90 not out as Plato tops Collard duel

Jason Plato produced a defensive masterclass to win his 90th Dunlop MSA British Touring Car Championship race after fending off the attentions from Rob Collard’s BMW for much of Thruxton’s second contest.

West Surrey Racing’s Collard blasted by Plato’s Team BMR VW off the line and immediately set about holding position. Prior to the race Collard cited the need to maintain the lead for at least the opening three laps while his BMW 125i M Sport built enough heat into its Dunlop tyres. Unfortunately for the real-wheel drive racer he was unable to withstand the pressure and Plato was back into the lead by the end of the second tour.

There was drama behind when Andy Priaulx’s BMW and Adam Morgan’s Mercedes made contact at high speed through Allard with both cars spinning wildly out of control on the opening lap. Both recovered but for Priaulx it was only a brief reprieve after further contact at the Complex forced him out of contention.

Jeff Smith’s Eurotech Honda and Josh Cook’s Power Maxed Chevrolet were two of the four pitlane attendees at the end of lap one, with both having had to take evasive action from the Morgan/Priaulx incident. Both were successful in their attempts but as they skittled across the grass they collided with the lightweight Dunlop advertising hoardings. With banners attached to the front of their machines they were both forced to pit to avoid their cars from overheating.

Gordon Shedden had settled into third ahead of the fourth placed battle between Aron Smith’s VW and Matt Neal’s Honda. The tussle came to a head on lap seven when Neal’s Civic Type R made contact with the Team BMR machine at the Complex. It was a heavy hit and one that forced Neal into retirement with Smith only able to limp on in the lower reaches of the top ten – he would eventually finish 11th.

The incident played into the hands of Jack Goff and Colin Turkington with both able to secure relatively lonely fourth and fifth places respectively. Sam Tordoff’s BMW got the better of Andrew Jordan’s MG6 as the duo enjoyed their own joust for sixth, whilst Adam Morgan recovered from his earlier moment to take eighth. Further good news followed for the WIX Racing driver when he was picked at random during the post race draw and he will now start the final race from pole position.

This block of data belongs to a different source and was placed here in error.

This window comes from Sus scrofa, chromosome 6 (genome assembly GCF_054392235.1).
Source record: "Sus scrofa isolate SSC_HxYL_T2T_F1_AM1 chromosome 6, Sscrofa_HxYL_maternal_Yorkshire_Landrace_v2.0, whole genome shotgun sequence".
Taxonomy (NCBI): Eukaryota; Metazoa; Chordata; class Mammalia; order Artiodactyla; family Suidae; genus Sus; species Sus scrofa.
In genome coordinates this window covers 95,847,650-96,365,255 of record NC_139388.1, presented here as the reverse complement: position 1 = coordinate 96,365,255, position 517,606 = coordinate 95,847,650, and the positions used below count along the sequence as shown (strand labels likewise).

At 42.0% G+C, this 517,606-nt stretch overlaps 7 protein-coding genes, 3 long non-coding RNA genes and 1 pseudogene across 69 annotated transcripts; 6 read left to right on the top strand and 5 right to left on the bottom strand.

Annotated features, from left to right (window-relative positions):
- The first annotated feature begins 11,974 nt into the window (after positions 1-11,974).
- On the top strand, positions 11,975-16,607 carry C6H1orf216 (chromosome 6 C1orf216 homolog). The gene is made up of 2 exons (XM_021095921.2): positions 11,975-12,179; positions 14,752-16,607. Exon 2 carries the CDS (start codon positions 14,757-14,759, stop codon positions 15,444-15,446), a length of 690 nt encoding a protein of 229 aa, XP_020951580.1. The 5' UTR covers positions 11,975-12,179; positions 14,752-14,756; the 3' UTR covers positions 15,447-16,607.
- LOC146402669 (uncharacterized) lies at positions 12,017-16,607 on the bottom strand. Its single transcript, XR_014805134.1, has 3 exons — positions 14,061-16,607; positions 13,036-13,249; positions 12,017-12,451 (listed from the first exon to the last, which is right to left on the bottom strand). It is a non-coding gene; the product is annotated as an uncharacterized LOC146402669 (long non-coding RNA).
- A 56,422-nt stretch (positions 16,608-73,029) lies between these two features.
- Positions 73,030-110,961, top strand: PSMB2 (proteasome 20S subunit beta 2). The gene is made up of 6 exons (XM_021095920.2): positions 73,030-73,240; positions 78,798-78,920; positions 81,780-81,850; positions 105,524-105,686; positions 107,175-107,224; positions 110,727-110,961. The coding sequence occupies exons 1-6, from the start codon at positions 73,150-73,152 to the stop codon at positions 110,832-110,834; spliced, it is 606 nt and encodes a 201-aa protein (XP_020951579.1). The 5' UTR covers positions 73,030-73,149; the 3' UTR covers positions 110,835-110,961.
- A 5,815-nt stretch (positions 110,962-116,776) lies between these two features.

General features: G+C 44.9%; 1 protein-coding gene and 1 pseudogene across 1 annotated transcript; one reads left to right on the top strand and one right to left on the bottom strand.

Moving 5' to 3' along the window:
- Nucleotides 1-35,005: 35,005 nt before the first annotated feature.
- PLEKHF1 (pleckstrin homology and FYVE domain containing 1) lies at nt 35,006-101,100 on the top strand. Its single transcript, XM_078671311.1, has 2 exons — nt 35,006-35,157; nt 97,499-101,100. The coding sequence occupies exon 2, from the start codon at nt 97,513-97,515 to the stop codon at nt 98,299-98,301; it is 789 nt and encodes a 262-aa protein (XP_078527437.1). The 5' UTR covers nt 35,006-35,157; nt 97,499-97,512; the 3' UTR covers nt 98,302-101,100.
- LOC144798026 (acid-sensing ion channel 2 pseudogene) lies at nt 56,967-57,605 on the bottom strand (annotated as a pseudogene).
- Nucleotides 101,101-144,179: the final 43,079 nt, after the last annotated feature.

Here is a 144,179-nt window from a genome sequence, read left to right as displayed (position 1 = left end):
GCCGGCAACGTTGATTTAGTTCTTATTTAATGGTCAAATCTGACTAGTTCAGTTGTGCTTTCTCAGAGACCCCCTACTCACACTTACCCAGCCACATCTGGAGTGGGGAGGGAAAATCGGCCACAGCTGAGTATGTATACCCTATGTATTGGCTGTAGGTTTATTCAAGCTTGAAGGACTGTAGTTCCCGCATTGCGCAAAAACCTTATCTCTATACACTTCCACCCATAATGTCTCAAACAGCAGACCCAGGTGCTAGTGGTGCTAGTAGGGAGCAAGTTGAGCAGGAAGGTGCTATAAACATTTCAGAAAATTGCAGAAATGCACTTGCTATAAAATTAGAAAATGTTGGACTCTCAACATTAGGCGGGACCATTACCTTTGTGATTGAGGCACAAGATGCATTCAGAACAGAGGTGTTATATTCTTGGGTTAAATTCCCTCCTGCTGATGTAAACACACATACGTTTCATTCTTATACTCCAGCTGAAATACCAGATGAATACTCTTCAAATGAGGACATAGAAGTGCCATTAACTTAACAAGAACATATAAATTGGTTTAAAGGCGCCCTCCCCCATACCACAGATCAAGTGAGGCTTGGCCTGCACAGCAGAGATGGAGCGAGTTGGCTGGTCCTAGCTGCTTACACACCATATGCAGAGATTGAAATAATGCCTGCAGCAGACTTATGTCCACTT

That news will have been a blow for ninth and tenth placed Rob Austin and Aiden Moffat, both of whom had worked tirelessly to reach the top ten despite not having their cars set-up entirely to their liking.

The race will be remembered, however, for the classic duel between Plato and Collard with the latter having the pace in all the wrong places. Collard’s BMW would close the gap at will through the corners while Plato’s VW would then pull away through the fast sections. It was frustrating stuff for Collard who flashed his lights on several occasions in an attempt to disrupt his rival, but Plato proved why he is the most successful BTCC driver in history by going to take an incredible 90th career victory.

“I really enjoyed that,” beamed Plato. “I expected Rob [Collard] to fall away but he didn’t. I had to keep it tight and not over-push – it was a bit cat and mouse and some lateral thinking was required. He was much quicker in the slow corners and drove really well. I had to be so careful with my car positioning but I enjoy that kind of challenge.”

“Jason [Plato] was fast at the start so I just sat in behind him and was hoping for the tyre degradation to come, but it never did,” responded Collard. “I gave him a few nibbles but nothing too bad – I was trying everything I could to catch him out but it’s pretty much impossible to force JP into making a mistake. His car was quick where it needed to be and slow where I couldn’t do much about it – I’ll give him 10/10 for defence! I pushed him hard, now we’ll try and do one better for race three. It’s a home race for me and some of my key sponsors, Duo and Hitachi, so it’s a big day for all of us.”


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